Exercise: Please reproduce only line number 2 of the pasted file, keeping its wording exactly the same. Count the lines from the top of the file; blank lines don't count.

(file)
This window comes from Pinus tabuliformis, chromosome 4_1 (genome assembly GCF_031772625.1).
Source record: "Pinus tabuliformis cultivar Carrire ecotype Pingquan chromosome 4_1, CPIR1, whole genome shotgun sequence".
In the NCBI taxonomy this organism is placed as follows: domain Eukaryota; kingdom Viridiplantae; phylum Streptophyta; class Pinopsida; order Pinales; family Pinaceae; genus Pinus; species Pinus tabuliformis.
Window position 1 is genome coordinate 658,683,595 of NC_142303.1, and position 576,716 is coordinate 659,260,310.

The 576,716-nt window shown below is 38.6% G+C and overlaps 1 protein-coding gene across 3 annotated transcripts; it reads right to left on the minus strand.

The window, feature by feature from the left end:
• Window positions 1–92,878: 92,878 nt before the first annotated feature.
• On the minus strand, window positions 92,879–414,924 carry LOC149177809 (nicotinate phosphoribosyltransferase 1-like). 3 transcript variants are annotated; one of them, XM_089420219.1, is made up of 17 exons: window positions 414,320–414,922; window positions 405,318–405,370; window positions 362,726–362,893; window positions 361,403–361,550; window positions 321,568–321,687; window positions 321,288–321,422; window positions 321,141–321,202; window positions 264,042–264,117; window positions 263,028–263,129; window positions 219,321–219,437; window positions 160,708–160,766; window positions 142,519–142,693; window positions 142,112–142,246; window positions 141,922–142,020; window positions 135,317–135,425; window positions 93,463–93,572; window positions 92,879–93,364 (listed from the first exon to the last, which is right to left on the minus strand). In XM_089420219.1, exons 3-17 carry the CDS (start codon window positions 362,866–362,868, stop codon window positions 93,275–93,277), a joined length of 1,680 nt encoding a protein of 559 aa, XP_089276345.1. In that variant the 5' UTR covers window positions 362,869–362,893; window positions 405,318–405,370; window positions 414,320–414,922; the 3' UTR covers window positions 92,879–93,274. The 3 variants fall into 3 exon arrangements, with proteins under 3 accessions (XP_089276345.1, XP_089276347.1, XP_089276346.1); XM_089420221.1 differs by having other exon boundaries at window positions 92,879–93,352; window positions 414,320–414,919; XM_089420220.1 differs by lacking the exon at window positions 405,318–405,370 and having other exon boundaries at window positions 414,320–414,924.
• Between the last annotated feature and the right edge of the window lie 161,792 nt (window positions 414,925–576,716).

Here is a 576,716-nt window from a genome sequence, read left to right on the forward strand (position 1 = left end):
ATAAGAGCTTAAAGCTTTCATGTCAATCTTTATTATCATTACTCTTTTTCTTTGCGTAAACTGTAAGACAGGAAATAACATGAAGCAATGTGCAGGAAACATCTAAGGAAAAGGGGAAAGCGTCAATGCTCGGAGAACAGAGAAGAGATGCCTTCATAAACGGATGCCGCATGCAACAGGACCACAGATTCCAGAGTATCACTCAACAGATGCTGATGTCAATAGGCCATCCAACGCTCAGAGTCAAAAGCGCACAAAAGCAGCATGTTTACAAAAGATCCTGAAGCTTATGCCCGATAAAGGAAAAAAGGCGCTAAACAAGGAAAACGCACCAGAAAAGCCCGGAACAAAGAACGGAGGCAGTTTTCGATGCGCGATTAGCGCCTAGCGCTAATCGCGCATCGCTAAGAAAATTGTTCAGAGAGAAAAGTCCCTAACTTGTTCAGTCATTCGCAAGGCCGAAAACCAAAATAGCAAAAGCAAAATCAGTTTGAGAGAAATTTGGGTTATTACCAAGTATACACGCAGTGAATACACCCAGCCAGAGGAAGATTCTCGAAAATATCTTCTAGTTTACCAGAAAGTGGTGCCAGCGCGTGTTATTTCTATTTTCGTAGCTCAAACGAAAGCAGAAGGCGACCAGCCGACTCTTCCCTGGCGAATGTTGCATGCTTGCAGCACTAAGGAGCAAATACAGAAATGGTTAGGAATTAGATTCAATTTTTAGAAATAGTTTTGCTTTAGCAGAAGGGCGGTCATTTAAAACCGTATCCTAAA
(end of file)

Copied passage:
Source record: "Pinus tabuliformis cultivar Carrire ecotype Pingquan chromosome 4_1, CPIR1, whole genome shotgun sequence".